Spend just four weeks in Southeast-Asia, and you’ll find that you can bring about a number of significant changes to your life. Not only can you expect to return culturally-richer, financially-poorer, and so proficient in non-verbal communication that you could recite a Shakespearean play using nothing more than hand gestures – (on one hand), but you can also expect to master the greatest challenge of them all – chopsticks.
For years, I have struggled with the traditional cutlery of East Asia, and left a tragic trail of noodles, sushi, and rice in my wake. Steak on the other hand, has always had a decent grip on things. My ego simply could not allow this to continue, and so, after finally grasping the mechanics of chopstick-use this summer, I looked for any opportunity to show off. That opportunity arose when we visited Sambal Shiok, a tremendously popular Malaysian pop-up that has recently been operating out of “The Sun And 13 Cantons” pub. With just a few weeks left until this kitchen residency elapses, we had no choice but to sprint over and alleviate our deeply-rooted fear of missing out.
Note: All the meat served by Sambalshiok is certified halal. Alcohol is served at The Sun And 13 Cantons residency, which ends on October 2nd 2016. Please visit Sambal Shiok’s website to see their current areas of operation.
The menu served by Sambal Shiok varies from location to location, and one of the many items that we were interested in from The Sun And 13 Cantons was the helping of Hainan dumplings. Each dumpling consisted of a moist and tender chicken core that was topped with a generous dollop of chilli and garlic, resulting in a ferocious, spicy kick that singed the senses throughout the day. However, the casing itself was a little tough, and instilled a little bit of doubt as to whether the dumplings had been freshly cooked.
Hainan dumplings – tender chicken topped with fiery chilli and garlic
Once I had dissipated the heat of the dumplings with a couple of sips of water and a small fire extinguisher, I moved on to my order of nasi lemak with beef rendang. Much to my delight, the rendang was phenomenally soft and creamy in texture, and was packed with layers of concentrated flavours that struck the tastebuds from multiple dimensions. Each bite was as tantalising as the last, and one had to wonder whether they had indeed used “eleven spices” as claimed, or something a little closer to “a thousand”. The accompanying egg meanwhile, was slightly soft-boiled, resulting in a creamy yolk that complemented the rendang well, whilst the soft rice soaked up all the oils and spices, thereby ensuring that not even a drop of flavour was lost. As my favourite Malaysian / Indonesian dish, beef rendang is always a “make-or-break” point for me, and I honestly believe that Sambal Shiok may just serve one of the best beef rendangs to be found in London.
Nasi Lemak with Beef Rendang
Steak meanwhile, opted for the ayam goreng. This was composed of tender fried chicken with a crispy and crumbly batter and the same rice and soft-boiled egg that accompanied my rendang. The chicken itself was remarkably well-seasoned, and was complimented by a particularly strong and nutty peanut sauce. Compared to the rendang, the ayam goreng had a far simpler set of flavours, but it was equally satisfying nonetheless.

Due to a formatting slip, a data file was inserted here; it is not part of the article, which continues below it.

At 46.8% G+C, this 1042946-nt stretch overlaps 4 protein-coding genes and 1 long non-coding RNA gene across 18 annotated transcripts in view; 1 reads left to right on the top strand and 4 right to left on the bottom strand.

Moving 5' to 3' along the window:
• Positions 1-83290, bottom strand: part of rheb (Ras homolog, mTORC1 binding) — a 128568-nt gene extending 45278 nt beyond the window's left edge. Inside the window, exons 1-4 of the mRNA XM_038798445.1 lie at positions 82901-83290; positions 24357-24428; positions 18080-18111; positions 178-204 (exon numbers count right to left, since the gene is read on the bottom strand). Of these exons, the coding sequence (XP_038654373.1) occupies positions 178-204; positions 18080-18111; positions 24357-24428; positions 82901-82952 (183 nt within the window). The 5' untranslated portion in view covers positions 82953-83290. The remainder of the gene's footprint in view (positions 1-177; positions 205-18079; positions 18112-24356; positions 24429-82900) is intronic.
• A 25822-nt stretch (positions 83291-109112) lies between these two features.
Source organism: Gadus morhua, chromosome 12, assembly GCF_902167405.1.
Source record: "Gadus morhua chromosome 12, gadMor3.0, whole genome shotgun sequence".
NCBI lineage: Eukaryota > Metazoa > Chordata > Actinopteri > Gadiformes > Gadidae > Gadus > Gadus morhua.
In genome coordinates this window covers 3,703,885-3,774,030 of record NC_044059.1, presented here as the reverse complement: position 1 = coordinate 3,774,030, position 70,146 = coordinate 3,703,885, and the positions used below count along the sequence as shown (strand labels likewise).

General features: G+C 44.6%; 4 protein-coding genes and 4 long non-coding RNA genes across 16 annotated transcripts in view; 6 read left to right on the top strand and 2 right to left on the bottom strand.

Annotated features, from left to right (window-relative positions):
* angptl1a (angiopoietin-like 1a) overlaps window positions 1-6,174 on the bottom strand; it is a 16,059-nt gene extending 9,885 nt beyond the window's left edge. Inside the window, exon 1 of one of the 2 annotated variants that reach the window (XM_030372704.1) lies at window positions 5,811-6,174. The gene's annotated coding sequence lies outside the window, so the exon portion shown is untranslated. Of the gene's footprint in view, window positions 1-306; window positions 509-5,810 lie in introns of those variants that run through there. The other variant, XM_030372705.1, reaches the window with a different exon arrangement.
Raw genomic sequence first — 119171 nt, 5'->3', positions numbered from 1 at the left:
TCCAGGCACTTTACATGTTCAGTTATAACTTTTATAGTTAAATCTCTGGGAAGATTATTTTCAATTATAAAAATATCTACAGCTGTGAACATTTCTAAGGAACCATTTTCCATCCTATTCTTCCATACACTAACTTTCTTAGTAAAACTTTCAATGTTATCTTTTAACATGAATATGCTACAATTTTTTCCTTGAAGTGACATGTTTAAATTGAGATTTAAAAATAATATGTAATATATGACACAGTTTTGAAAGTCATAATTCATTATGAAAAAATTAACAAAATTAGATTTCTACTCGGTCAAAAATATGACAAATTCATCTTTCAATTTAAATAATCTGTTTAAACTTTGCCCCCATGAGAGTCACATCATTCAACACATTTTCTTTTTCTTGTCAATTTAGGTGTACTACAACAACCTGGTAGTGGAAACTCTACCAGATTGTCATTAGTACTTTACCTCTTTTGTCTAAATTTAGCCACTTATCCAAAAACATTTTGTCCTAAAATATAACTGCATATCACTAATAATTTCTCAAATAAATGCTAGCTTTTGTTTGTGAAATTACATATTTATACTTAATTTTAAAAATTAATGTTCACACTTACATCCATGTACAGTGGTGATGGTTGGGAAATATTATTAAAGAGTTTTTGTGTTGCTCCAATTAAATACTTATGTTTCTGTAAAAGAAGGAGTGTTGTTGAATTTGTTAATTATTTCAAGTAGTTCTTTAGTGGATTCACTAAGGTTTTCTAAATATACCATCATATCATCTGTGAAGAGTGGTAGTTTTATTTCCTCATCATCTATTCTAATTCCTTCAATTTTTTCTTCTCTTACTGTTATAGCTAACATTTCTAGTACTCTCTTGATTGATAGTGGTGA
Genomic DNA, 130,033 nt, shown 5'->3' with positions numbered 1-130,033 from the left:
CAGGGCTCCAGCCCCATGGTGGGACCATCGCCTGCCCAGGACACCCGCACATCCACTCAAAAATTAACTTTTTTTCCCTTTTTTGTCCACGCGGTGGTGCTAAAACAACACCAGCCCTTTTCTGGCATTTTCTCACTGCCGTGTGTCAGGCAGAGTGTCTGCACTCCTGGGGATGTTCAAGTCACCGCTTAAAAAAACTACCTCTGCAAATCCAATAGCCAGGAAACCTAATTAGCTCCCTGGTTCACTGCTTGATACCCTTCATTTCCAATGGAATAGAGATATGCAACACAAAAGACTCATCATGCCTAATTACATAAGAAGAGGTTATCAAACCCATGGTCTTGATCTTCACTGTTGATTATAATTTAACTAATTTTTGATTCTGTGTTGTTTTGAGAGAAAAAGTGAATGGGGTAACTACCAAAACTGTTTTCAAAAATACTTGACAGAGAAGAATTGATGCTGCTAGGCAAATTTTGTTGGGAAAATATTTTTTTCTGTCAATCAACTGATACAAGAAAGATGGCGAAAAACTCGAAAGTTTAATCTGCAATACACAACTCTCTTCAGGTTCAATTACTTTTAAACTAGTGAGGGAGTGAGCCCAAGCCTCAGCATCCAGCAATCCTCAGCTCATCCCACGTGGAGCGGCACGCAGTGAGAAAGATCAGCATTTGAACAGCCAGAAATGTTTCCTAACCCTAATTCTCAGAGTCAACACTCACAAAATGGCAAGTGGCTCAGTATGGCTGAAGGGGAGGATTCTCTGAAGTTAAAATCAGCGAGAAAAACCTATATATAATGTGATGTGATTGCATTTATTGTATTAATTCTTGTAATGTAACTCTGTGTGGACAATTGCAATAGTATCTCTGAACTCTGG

Value For Money: 3/5
The Hainan dumplings cost £6, whilst the rendang and ayam goreng cost £13 and £12 respectively, amounting to a total bill of £31. Whilst a meal here won’t leave you scrounging around the bins for the next one, we do feel that the prices were just a little bit steep in relation to the amount of food that we received, and the nature of Sambal Shiok’s business. That said, both the quality and calibre of Sambal Shiok’s food is fantastic, and that’s enough to warrant the expenditure.
The service we received during our visit was speedy and efficient, but we noted that many of the staff members lacked a certain sense of enthusiasm for the food that they were serving, and the people they were serving it to. Such a frosty reception leads me to believe that the staff members serving us were under the employ of The Sun And 13 Cantons, rather than Sambal Shiok itself, but this in itself does not serve as a valid excuse.
When it comes to Malaysian cuisine, London can be a bit of a “hit-and-miss” city. Of the numerous Malaysian restaurants to be found in the capital, there have been very few that have stood out to me as being “something special”. Having visited Sambal Shiok, I now wonder whether the pop-ups and streetfood vendors are where the real magic lies. Whilst the selection of dishes may not be as extensive as that at a full-blown restaurant, Sambal Shiok offers a fantastic take on traditional Malaysian cuisine, and the sheer depth of flavours to be found in their rendang alone is worthy of recognition and praise.
If you don’t make it in time to visit them at The Sun and 13 Cantons (ends 2nd October 2016), be sure to visit them at one of their other locations, and prepare yourself for a hearty and wholesome Malaysian meal.
Sambal Shiok Pop-Up
Address: See website below